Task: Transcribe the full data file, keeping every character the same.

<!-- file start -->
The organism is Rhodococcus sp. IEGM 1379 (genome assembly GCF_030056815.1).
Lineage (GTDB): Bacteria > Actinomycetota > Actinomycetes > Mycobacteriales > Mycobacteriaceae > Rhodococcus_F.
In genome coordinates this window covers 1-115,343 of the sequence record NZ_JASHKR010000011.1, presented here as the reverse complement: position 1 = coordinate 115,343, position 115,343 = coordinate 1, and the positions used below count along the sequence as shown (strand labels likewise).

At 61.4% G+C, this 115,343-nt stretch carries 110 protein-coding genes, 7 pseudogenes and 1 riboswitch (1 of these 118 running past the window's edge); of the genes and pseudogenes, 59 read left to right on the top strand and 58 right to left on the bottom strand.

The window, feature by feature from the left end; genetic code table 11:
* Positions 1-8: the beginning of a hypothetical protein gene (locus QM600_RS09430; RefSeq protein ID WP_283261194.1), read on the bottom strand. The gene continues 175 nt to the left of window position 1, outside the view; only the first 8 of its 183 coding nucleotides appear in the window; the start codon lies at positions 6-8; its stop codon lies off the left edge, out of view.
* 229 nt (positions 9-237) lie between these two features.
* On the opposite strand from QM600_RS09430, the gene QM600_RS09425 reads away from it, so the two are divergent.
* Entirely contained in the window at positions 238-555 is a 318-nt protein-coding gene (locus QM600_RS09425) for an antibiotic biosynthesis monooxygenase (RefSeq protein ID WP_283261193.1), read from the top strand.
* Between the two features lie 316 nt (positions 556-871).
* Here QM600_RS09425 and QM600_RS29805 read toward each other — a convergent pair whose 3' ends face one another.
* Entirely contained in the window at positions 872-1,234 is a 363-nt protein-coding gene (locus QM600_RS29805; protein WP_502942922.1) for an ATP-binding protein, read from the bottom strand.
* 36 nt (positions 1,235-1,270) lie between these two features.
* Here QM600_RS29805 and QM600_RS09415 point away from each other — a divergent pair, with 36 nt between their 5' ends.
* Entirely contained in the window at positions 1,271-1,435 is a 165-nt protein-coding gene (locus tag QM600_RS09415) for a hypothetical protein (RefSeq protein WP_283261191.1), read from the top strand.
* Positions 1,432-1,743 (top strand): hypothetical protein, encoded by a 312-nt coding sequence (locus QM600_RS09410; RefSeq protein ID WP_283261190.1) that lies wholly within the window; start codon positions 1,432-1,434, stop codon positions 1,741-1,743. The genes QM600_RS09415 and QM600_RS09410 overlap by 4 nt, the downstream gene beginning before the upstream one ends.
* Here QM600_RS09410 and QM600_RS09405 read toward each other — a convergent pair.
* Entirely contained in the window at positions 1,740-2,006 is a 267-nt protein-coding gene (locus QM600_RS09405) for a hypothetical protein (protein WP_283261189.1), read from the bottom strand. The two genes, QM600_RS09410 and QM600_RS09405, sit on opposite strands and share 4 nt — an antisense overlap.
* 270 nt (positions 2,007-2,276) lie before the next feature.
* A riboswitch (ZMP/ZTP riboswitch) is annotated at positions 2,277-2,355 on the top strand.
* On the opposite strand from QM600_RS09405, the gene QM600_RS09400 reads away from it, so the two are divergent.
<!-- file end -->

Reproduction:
The organism is Rhodococcus sp. IEGM 1379 (genome assembly GCF_030056815.1).
Lineage (GTDB): Bacteria > Actinomycetota > Actinomycetes > Mycobacteriales > Mycobacteriaceae > Rhodococcus_F.
In genome coordinates this window covers 1-115,343 of the sequence record NZ_JASHKR010000011.1, presented here as the reverse complement: position 1 = coordinate 115,343, position 115,343 = coordinate 1, and the positions used below count along the sequence as shown (strand labels likewise).

At 61.4% G+C, this 115,343-nt stretch carries 110 protein-coding genes, 7 pseudogenes and 1 riboswitch (1 of these 118 running past the window's edge); of the genes and pseudogenes, 59 read left to right on the top strand and 58 right to left on the bottom strand.

The window, feature by feature from the left end; genetic code table 11:
* Positions 1-8: the beginning of a hypothetical protein gene (locus QM600_RS09430; RefSeq protein ID WP_283261194.1), read on the bottom strand. The gene continues 175 nt to the left of window position 1, outside the view; only the first 8 of its 183 coding nucleotides appear in the window; the start codon lies at positions 6-8; its stop codon lies off the left edge, out of view.
* 229 nt (positions 9-237) lie between these two features.
* On the opposite strand from QM600_RS09430, the gene QM600_RS09425 reads away from it, so the two are divergent.
* Entirely contained in the window at positions 238-555 is a 318-nt protein-coding gene (locus QM600_RS09425) for an antibiotic biosynthesis monooxygenase (RefSeq protein ID WP_283261193.1), read from the top strand.
* Between the two features lie 316 nt (positions 556-871).
* Here QM600_RS09425 and QM600_RS29805 read toward each other — a convergent pair whose 3' ends face one another.
* Entirely contained in the window at positions 872-1,234 is a 363-nt protein-coding gene (locus QM600_RS29805; protein WP_502942922.1) for an ATP-binding protein, read from the bottom strand.
* 36 nt (positions 1,235-1,270) lie between these two features.
* Here QM600_RS29805 and QM600_RS09415 point away from each other — a divergent pair, with 36 nt between their 5' ends.
* Entirely contained in the window at positions 1,271-1,435 is a 165-nt protein-coding gene (locus tag QM600_RS09415) for a hypothetical protein (RefSeq protein WP_283261191.1), read from the top strand.
* Positions 1,432-1,743 (top strand): hypothetical protein, encoded by a 312-nt coding sequence (locus QM600_RS09410; RefSeq protein ID WP_283261190.1) that lies wholly within the window; start codon positions 1,432-1,434, stop codon positions 1,741-1,743. The genes QM600_RS09415 and QM600_RS09410 overlap by 4 nt, the downstream gene beginning before the upstream one ends.
* Here QM600_RS09410 and QM600_RS09405 read toward each other — a convergent pair.
* Entirely contained in the window at positions 1,740-2,006 is a 267-nt protein-coding gene (locus QM600_RS09405) for a hypothetical protein (protein WP_283261189.1), read from the bottom strand. The two genes, QM600_RS09410 and QM600_RS09405, sit on opposite strands and share 4 nt — an antisense overlap.
* 270 nt (positions 2,007-2,276) lie before the next feature.
* A riboswitch (ZMP/ZTP riboswitch) is annotated at positions 2,277-2,355 on the top strand.
* On the opposite strand from QM600_RS09405, the gene QM600_RS09400 reads away from it, so the two are divergent.